S/RES/1270 (22 October 1999). S/RES/1265 (17 September 1999).
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Increasing the UN Secretariat’s as well as their own national capacities for mediation during political crises. Ensuring that peacekeeping missions deployed into situations where ceasefires or peace agreements are not fully respected or implemented are either equipped with a clear mandate to accompany the political process or are working alongside an agreed and viable third-party mechanism that is empowered to work with warring parties on finding sustainable and inclusive political solutions. Refraining from sending peacekeeping missions into conflict zones where their presence might further destabilise the situation for civilians. Ensuring that peacekeeping missions more serve the interests of their intended beneficiaries by explicitly mandating them to work more directly and proactively with conflict-affected communities to identify and mitigate against protection threats. Directly involve conflict-affected communities in monitoring and evaluation of any mission’s performance. Publicly and systematically condemning all actors (be they state or non-state groups) who are evidently breaching international humanitarian and human rights law; and investing into better international analysis and monitoring of such abuses through increased use of fact-finding missions, commissions of inquiry and deployments of independent human rights officers to conflict zones, with the end goal being to enforce accountability measures and end impunity As a matter of procedure and regular practice, clearly conditioning support to national protection actors on actual adherence to international humanitarian and human rights law. Supporting regional actors and institutions (including the African Union) to carry out diplomacy to prevent, mitigate and resolve conflict and deploy peacekeeping missions that are capable of implementing their protection of civilians mandates. Working more closely with troop and police-contributing countries to learn from their experiences on civilian protection and ensure that PoC principles and approaches are integrated into national military doctrines and training materials.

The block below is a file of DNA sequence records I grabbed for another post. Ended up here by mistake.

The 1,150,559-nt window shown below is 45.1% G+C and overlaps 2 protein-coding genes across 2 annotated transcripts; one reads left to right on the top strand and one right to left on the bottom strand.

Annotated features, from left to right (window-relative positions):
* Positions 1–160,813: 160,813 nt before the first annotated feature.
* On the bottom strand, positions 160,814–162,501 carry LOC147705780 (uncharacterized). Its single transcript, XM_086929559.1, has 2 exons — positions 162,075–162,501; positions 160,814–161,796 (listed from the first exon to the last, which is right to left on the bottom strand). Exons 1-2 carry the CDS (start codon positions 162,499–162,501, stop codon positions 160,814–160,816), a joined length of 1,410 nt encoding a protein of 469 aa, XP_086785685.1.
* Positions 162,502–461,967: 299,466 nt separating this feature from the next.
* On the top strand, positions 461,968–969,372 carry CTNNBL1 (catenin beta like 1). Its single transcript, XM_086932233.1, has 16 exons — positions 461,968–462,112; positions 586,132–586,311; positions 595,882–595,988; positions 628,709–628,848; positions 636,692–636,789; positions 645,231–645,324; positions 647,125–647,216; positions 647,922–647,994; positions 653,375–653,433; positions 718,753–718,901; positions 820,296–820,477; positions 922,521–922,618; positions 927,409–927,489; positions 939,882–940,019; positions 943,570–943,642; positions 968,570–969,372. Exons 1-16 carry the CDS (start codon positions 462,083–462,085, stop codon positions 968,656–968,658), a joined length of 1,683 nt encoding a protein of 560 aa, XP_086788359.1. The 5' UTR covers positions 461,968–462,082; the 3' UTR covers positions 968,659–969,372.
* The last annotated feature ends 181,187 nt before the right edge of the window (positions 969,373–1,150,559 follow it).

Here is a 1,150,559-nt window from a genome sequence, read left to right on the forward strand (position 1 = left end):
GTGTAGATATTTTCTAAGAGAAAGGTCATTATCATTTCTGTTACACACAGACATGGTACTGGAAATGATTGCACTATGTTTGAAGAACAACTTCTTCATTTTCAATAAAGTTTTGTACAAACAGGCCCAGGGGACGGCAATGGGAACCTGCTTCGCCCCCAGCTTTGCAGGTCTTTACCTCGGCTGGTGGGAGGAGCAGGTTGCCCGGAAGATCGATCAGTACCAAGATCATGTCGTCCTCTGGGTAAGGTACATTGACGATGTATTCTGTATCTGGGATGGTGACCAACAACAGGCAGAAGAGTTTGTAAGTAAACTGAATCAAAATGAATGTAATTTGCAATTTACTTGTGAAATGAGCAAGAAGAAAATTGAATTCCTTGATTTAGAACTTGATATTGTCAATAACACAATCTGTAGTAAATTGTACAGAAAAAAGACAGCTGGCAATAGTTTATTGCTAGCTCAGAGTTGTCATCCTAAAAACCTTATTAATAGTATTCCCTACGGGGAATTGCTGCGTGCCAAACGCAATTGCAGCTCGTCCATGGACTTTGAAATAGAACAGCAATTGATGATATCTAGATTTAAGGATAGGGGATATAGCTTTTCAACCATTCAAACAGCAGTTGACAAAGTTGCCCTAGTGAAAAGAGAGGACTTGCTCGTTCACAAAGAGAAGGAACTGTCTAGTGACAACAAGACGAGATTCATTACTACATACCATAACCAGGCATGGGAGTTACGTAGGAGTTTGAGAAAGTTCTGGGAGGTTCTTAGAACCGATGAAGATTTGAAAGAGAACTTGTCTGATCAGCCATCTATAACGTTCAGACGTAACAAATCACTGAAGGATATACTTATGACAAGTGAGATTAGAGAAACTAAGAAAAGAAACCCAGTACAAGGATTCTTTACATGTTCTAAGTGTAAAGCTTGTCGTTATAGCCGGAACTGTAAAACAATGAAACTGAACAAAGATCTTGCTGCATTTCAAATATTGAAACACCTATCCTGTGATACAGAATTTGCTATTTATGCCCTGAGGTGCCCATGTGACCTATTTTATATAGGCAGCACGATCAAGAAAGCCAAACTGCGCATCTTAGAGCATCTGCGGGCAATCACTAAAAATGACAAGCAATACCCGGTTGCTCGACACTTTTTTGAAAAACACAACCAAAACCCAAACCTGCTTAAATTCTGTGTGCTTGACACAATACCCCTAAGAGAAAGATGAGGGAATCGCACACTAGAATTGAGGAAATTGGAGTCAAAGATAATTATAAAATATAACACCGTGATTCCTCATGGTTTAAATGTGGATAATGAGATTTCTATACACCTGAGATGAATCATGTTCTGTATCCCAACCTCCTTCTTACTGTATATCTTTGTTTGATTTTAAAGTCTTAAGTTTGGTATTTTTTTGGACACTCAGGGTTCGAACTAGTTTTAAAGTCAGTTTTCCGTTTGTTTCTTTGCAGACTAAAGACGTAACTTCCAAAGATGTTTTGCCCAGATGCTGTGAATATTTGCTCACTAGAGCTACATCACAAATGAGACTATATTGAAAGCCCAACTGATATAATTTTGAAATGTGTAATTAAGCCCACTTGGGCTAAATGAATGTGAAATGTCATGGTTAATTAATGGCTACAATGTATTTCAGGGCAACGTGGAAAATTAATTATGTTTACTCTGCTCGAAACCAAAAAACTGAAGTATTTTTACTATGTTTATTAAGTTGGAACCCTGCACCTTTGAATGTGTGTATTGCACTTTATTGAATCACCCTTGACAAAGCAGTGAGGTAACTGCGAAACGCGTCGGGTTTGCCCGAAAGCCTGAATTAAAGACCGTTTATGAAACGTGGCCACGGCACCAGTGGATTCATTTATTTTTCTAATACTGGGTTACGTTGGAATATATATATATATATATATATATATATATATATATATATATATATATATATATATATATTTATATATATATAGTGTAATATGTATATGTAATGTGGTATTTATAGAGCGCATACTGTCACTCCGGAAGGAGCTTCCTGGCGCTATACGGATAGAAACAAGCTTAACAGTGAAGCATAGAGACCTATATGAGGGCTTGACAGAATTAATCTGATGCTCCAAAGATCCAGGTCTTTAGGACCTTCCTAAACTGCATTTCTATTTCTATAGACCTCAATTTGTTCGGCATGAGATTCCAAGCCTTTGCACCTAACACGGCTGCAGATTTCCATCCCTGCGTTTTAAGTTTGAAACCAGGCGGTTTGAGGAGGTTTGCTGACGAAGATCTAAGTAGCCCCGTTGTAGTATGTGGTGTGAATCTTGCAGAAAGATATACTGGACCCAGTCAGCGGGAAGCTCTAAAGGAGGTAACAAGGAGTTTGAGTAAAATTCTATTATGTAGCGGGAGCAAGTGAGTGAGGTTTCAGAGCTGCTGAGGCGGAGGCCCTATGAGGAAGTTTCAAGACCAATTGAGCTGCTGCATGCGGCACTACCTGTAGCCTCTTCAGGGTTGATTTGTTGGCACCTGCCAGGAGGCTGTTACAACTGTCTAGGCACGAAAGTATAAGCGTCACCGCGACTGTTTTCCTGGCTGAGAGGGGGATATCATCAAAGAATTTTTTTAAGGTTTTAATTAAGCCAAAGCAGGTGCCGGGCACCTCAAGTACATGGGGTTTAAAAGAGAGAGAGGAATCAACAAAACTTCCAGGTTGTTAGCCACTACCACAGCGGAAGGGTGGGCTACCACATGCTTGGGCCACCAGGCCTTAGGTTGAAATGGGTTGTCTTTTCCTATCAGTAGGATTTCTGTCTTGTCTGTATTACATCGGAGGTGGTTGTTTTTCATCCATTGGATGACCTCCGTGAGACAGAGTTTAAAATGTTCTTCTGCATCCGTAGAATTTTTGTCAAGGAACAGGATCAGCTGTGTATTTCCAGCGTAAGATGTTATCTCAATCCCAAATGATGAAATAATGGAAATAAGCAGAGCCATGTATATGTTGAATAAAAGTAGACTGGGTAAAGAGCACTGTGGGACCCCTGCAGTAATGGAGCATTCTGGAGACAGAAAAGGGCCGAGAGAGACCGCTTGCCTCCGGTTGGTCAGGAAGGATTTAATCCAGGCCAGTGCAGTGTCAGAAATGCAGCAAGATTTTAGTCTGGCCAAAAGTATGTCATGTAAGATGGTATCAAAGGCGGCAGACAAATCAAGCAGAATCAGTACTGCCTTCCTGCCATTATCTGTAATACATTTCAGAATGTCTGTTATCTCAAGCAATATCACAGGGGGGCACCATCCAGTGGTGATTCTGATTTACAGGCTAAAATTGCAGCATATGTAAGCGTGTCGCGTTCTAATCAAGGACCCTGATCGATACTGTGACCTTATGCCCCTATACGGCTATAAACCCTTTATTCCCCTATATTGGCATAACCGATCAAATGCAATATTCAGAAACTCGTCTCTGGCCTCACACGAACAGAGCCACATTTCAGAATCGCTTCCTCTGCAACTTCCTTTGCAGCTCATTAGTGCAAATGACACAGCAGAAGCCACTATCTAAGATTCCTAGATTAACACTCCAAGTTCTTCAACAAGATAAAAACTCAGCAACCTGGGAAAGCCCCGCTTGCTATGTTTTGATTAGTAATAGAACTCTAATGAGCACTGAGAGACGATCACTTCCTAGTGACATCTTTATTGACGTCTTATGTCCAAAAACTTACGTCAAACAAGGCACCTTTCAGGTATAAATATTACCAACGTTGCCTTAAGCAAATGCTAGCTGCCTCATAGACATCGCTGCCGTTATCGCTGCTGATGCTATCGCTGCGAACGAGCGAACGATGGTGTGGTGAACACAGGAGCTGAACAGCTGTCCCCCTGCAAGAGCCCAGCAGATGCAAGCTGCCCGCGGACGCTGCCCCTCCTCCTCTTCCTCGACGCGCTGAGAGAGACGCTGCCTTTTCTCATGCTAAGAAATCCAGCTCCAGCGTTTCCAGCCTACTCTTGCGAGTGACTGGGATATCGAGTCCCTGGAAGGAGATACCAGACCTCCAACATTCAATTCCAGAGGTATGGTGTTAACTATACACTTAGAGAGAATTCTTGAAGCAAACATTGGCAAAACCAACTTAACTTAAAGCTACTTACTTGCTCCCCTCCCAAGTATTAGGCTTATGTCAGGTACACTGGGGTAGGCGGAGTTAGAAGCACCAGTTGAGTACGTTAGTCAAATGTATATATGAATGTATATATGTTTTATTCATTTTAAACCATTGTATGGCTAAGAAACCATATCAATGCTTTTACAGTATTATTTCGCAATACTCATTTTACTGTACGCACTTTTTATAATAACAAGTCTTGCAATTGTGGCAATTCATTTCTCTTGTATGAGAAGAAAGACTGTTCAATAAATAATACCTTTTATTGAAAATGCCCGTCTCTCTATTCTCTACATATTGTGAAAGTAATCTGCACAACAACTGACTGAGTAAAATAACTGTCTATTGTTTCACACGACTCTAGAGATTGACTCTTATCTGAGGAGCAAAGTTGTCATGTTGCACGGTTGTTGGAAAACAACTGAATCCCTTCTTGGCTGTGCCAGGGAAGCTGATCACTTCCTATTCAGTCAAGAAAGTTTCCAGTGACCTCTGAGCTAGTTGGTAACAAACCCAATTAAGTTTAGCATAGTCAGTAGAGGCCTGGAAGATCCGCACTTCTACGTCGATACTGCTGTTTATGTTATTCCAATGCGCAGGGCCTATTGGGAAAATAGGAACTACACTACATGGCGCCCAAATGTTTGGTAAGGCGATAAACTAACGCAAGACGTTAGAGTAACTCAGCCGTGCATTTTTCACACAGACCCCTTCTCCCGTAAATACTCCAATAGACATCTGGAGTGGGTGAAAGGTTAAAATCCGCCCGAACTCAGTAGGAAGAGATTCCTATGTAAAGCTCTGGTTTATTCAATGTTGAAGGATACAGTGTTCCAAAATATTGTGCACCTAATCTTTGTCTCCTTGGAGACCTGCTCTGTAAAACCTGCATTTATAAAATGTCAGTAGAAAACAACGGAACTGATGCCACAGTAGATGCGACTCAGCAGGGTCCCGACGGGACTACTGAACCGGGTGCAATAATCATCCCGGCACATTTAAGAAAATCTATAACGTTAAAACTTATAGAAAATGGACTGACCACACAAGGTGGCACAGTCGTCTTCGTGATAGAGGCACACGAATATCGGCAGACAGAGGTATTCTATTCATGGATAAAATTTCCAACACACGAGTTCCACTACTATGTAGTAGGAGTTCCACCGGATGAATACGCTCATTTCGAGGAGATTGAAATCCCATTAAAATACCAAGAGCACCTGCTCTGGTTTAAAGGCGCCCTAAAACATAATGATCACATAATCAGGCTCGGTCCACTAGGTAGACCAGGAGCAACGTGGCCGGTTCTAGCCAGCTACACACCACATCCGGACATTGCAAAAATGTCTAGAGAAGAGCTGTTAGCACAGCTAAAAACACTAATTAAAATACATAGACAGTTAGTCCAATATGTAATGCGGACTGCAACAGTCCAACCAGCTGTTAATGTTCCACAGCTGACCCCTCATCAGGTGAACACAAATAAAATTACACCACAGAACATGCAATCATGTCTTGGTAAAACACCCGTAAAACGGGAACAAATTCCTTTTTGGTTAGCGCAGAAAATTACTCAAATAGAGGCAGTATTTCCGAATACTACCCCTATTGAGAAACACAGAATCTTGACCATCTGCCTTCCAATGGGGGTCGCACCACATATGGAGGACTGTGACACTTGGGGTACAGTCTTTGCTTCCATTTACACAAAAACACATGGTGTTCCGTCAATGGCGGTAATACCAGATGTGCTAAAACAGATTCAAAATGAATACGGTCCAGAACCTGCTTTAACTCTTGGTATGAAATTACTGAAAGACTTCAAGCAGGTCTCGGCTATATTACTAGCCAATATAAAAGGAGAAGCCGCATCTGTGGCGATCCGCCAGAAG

The UN Secretariat, including the UN Secretary General, Department for Peacekeeping Operations and Department for Field Support must support their peacekeeping missions in carrying out mandates protection responsibilities by: • Prioritising the protection of civilians as part of ongoing peacekeeping reform debates, and ensuring that long-standing weaknesses within the area of resourcing, training, and ability for rapid deployments of capable military, police and civilian staff are addressed as a matter of urgency under current reform initiatives. • Providing its peacekeeping missions with more guidance and support on civilian protection responsibilities, at doctrinal as well as strategic and operational levels. • Ensure that guidance on Quick Impact Projects (QIPs) corresponds to agreed Inter-Agency Standing Committee Guidelines 5 , and ensure that all peacekeeping personnel receive more systematic training on the appropriate management of civilmilitary relations. • Commit to working more directly and proactively with conflict-affected communities, and making consultations with the intended beneficiaries of the peacekeeping mission’s deployment a requirement for all technical and strategic assessment missions. • Require all peacekeeping missions to include conflict-affected communities in the monitoring and evaluation of their performance (including impact of initial deployment, discussions around major mandate revisions, and benchmarks for mission drawdown).